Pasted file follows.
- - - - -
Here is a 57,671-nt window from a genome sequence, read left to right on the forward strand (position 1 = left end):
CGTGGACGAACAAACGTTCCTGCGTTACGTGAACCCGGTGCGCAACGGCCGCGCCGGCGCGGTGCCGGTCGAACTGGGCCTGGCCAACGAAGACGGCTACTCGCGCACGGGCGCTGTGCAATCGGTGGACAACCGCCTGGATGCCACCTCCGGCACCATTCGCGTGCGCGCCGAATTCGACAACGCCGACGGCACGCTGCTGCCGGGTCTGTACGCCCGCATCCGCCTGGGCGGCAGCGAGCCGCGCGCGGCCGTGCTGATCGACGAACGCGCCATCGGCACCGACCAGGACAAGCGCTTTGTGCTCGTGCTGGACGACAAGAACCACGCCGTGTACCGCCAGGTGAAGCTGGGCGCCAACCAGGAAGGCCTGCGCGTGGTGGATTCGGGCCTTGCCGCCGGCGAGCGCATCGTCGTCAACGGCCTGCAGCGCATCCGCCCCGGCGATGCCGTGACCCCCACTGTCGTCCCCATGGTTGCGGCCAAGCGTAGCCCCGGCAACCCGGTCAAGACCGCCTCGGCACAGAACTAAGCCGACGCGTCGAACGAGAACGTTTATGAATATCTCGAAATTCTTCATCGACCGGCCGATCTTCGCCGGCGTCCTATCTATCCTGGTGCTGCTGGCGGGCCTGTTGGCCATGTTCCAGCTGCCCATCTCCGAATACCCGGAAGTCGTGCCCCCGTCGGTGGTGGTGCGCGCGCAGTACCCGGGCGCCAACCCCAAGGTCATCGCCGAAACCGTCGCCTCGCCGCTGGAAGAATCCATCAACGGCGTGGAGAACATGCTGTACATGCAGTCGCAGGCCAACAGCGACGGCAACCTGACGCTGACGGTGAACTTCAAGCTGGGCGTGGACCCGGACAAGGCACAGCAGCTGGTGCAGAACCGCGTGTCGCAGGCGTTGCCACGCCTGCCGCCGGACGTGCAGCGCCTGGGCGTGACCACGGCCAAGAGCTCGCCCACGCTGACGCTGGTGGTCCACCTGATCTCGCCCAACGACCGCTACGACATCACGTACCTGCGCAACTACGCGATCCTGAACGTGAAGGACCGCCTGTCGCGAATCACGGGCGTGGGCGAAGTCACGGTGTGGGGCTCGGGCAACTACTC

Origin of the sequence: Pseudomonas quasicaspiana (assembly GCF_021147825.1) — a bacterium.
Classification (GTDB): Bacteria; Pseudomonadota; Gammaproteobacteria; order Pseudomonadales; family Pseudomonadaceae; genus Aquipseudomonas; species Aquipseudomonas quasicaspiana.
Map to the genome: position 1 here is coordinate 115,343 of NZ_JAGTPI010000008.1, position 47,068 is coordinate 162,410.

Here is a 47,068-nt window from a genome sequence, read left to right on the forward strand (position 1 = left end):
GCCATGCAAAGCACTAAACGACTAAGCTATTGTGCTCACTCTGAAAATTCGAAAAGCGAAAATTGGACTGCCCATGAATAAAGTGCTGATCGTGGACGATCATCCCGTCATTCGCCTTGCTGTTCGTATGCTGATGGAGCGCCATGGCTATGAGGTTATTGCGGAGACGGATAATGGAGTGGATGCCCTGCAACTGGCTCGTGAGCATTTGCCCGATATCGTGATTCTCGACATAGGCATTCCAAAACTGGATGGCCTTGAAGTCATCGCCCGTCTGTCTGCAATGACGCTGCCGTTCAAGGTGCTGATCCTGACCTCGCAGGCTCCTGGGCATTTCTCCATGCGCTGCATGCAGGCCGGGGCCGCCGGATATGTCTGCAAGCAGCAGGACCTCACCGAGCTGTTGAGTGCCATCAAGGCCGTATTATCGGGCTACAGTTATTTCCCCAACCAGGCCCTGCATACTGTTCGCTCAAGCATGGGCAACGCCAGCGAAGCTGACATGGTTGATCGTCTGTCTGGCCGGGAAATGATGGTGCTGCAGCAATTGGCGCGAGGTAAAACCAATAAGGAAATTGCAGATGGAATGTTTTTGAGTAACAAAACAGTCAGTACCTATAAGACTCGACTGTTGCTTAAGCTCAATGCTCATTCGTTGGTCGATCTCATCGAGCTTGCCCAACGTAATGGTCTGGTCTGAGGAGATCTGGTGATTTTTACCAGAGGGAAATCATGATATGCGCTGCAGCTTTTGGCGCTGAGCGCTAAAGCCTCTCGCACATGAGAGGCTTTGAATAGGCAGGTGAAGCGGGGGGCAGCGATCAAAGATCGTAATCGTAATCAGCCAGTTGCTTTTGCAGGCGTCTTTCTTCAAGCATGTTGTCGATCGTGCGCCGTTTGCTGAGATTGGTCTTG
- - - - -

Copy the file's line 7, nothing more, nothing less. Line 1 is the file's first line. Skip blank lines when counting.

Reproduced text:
GCCATGCAAAGCACTAAACGACTAAGCTATTGTGCTCACTCTGAAAATTCGAAAAGCGAAAATTGGACTGCCCATGAATAAAGTGCTGATCGTGGACGATCATCCCGTCATTCGCCTTGCTGTTCGTATGCTGATGGAGCGCCATGGCTATGAGGTTATTGCGGAGACGGATAATGGAGTGGATGCCCTGCAACTGGCTCGTGAGCATTTGCCCGATATCGTGATTCTCGACATAGGCATTCCAAAACTGGATGGCCTTGAAGTCATCGCCCGTCTGTCTGCAATGACGCTGCCGTTCAAGGTGCTGATCCTGACCTCGCAGGCTCCTGGGCATTTCTCCATGCGCTGCATGCAGGCCGGGGCCGCCGGATATGTCTGCAAGCAGCAGGACCTCACCGAGCTGTTGAGTGCCATCAAGGCCGTATTATCGGGCTACAGTTATTTCCCCAACCAGGCCCTGCATACTGTTCGCTCAAGCATGGGCAACGCCAGCGAAGCTGACATGGTTGATCGTCTGTCTGGCCGGGAAATGATGGTGCTGCAGCAATTGGCGCGAGGTAAAACCAATAAGGAAATTGCAGATGGAATGTTTTTGAGTAACAAAACAGTCAGTACCTATAAGACTCGACTGTTGCTTAAGCTCAATGCTCATTCGTTGGTCGATCTCATCGAGCTTGCCCAACGTAATGGTCTGGTCTGAGGAGATCTGGTGATTTTTACCAGAGGGAAATCATGATATGCGCTGCAGCTTTTGGCGCTGAGCGCTAAAGCCTCTCGCACATGAGAGGCTTTGAATAGGCAGGTGAAGCGGGGGGCAGCGATCAAAGATCGTAATCGTAATCAGCCAGTTGCTTTTGCAGGCGTCTTTCTTCAAGCATGTTGTCGATCGTGCGCCGTTTGCTGAGATTGGTCTTG